Plan your content
Video is possibly the most compelling storytelling medium ever created, but you have to know your story and your message. Make sure you’ve prepared a script, or at least an outline. Think about how long your video will be, and the points you want to cover. Videos under 2-minutes in length tend to get the most traction.
If you are incorporating testimonials, prepare accordingly. Draft plenty of questions. You might even want to ask the same question a few different ways to capture the 15-20 second sound bite you’re looking for. Have the interviewee repeat your question to enhance the quality of the sound bite.
If you want multiple videos, consider economies of scale. Try to capture enough footage in one day, including background shots, to use in more than one video. Create templates for your videos. This will make your planning and pre-production tasks more efficient, and give you more bang for your video budget.
Plan your location
Scout out the location with your video production team. Take advantage of available light by having your subject face a window. Think about the time of day for your shoot. That cozy corner office might seem like a great backdrop, but mid-afternoon sunshine might create deep shadows or a blinding glare.
Give yourself multiple options for locations. Consider the décor in different areas of your office building or campus. In most cases, you’ll want something to add interest to the shot, but nothing that will distract to the audience. Interviews are best in a quiet setting. You might think an outdoor location would make a stellar backdrop, but passing trucks, pedestrians, or even a gentle breeze could present challenges for the audio track.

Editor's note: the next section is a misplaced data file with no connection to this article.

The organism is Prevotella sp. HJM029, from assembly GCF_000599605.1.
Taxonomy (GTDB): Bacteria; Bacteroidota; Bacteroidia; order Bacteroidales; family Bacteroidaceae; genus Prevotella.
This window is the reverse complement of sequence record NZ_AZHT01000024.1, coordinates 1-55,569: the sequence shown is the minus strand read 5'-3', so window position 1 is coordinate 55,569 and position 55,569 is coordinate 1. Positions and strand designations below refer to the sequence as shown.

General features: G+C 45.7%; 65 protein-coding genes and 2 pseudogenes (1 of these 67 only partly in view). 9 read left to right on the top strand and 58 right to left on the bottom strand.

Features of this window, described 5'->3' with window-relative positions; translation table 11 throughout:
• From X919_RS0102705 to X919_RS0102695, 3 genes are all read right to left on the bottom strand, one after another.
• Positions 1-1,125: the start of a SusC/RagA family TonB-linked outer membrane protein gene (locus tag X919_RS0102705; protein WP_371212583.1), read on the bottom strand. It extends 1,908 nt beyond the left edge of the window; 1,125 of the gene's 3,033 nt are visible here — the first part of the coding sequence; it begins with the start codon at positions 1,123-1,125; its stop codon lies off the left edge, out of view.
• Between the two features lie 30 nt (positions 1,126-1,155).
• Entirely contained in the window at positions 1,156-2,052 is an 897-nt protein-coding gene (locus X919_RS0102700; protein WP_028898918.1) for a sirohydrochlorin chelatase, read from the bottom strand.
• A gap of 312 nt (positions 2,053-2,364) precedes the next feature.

Plan your schedule
Let’s not forget, time is money, so be considerate of everyone’s time. Plan your schedule for the day of the shoot and coordinate in advance with any employees who might be involved.
Pre-shoot and post-shoot; you’ll need time to set-up and to break down. Make sure you included this in your planning, and communicate it to everyone who needs to know. This means anyone who is responsible for booking meeting rooms or other locations. It also means the person responsible for scheduling people to be on camera. Having a CEO arrive 30 minutes too early for an interview wastes his or her time, and doesn’t do much for your credibility either.
Remember Proper Planning Prevents Poor Performance!
Creating engaging and effective video content can present some interesting challenges, especially if your organization is new to the process. As with anything though, proper planning can help you avoid some pitfalls, and drive a successful video marketing campaign.